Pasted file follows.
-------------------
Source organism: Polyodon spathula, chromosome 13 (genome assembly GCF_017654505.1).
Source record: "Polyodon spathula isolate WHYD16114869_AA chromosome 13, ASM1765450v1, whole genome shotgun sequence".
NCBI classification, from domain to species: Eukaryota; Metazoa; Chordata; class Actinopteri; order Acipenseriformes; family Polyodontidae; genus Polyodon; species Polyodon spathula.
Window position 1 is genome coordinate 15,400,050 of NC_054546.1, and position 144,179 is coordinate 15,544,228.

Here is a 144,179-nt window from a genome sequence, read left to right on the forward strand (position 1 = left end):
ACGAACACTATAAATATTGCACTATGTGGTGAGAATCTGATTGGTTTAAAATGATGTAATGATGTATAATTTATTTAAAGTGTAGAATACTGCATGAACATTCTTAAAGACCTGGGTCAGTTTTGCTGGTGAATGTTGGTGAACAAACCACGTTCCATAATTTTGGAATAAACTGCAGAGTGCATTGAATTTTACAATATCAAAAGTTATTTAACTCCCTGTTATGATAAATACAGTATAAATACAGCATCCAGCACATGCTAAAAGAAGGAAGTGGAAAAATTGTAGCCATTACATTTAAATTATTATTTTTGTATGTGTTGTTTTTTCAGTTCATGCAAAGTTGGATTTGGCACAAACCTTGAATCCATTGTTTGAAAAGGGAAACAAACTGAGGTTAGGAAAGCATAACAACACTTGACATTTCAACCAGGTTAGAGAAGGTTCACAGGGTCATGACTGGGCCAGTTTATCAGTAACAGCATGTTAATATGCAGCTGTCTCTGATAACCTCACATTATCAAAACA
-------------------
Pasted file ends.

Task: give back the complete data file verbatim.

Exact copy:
Source organism: Polyodon spathula, chromosome 13 (genome assembly GCF_017654505.1).
Source record: "Polyodon spathula isolate WHYD16114869_AA chromosome 13, ASM1765450v1, whole genome shotgun sequence".
NCBI classification, from domain to species: Eukaryota; Metazoa; Chordata; class Actinopteri; order Acipenseriformes; family Polyodontidae; genus Polyodon; species Polyodon spathula.
Window position 1 is genome coordinate 15,400,050 of NC_054546.1, and position 144,179 is coordinate 15,544,228.

Here is a 144,179-nt window from a genome sequence, read left to right on the forward strand (position 1 = left end):
ACGAACACTATAAATATTGCACTATGTGGTGAGAATCTGATTGGTTTAAAATGATGTAATGATGTATAATTTATTTAAAGTGTAGAATACTGCATGAACATTCTTAAAGACCTGGGTCAGTTTTGCTGGTGAATGTTGGTGAACAAACCACGTTCCATAATTTTGGAATAAACTGCAGAGTGCATTGAATTTTACAATATCAAAAGTTATTTAACTCCCTGTTATGATAAATACAGTATAAATACAGCATCCAGCACATGCTAAAAGAAGGAAGTGGAAAAATTGTAGCCATTACATTTAAATTATTATTTTTGTATGTGTTGTTTTTTCAGTTCATGCAAAGTTGGATTTGGCACAAACCTTGAATCCATTGTTTGAAAAGGGAAACAAACTGAGGTTAGGAAAGCATAACAACACTTGACATTTCAACCAGGTTAGAGAAGGTTCACAGGGTCATGACTGGGCCAGTTTATCAGTAACAGCATGTTAATATGCAGCTGTCTCTGATAACCTCACATTATCAAAACA